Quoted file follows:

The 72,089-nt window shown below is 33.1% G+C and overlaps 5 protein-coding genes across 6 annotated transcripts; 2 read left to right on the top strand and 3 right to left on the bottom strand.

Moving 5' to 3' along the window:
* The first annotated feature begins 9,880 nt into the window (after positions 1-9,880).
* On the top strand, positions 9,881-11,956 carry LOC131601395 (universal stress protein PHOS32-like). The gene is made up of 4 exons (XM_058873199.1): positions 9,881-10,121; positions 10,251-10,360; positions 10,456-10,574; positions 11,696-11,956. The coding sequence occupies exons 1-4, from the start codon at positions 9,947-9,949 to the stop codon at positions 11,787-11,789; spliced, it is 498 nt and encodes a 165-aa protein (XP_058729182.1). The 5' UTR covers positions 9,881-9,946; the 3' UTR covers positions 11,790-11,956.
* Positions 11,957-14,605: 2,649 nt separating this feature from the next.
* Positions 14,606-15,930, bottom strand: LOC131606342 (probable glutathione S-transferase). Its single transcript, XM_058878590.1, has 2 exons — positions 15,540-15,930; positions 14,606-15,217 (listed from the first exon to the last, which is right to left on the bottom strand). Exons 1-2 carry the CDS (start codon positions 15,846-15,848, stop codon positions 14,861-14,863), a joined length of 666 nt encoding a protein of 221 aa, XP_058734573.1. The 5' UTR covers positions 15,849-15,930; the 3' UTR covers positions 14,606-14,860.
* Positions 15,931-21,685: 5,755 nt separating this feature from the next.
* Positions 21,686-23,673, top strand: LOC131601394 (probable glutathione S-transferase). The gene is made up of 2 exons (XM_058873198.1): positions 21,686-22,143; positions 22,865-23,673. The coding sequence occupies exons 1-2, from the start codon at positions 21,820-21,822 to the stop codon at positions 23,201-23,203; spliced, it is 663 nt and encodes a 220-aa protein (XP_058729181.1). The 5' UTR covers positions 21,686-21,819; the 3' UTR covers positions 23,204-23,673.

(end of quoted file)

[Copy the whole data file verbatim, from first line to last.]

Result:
The 72,089-nt window shown below is 33.1% G+C and overlaps 5 protein-coding genes across 6 annotated transcripts; 2 read left to right on the top strand and 3 right to left on the bottom strand.

Moving 5' to 3' along the window:
* The first annotated feature begins 9,880 nt into the window (after positions 1-9,880).
* On the top strand, positions 9,881-11,956 carry LOC131601395 (universal stress protein PHOS32-like). The gene is made up of 4 exons (XM_058873199.1): positions 9,881-10,121; positions 10,251-10,360; positions 10,456-10,574; positions 11,696-11,956. The coding sequence occupies exons 1-4, from the start codon at positions 9,947-9,949 to the stop codon at positions 11,787-11,789; spliced, it is 498 nt and encodes a 165-aa protein (XP_058729182.1). The 5' UTR covers positions 9,881-9,946; the 3' UTR covers positions 11,790-11,956.
* Positions 11,957-14,605: 2,649 nt separating this feature from the next.
* Positions 14,606-15,930, bottom strand: LOC131606342 (probable glutathione S-transferase). Its single transcript, XM_058878590.1, has 2 exons — positions 15,540-15,930; positions 14,606-15,217 (listed from the first exon to the last, which is right to left on the bottom strand). Exons 1-2 carry the CDS (start codon positions 15,846-15,848, stop codon positions 14,861-14,863), a joined length of 666 nt encoding a protein of 221 aa, XP_058734573.1. The 5' UTR covers positions 15,849-15,930; the 3' UTR covers positions 14,606-14,860.
* Positions 15,931-21,685: 5,755 nt separating this feature from the next.
* Positions 21,686-23,673, top strand: LOC131601394 (probable glutathione S-transferase). The gene is made up of 2 exons (XM_058873198.1): positions 21,686-22,143; positions 22,865-23,673. The coding sequence occupies exons 1-2, from the start codon at positions 21,820-21,822 to the stop codon at positions 23,201-23,203; spliced, it is 663 nt and encodes a 220-aa protein (XP_058729181.1). The 5' UTR covers positions 21,686-21,819; the 3' UTR covers positions 23,204-23,673.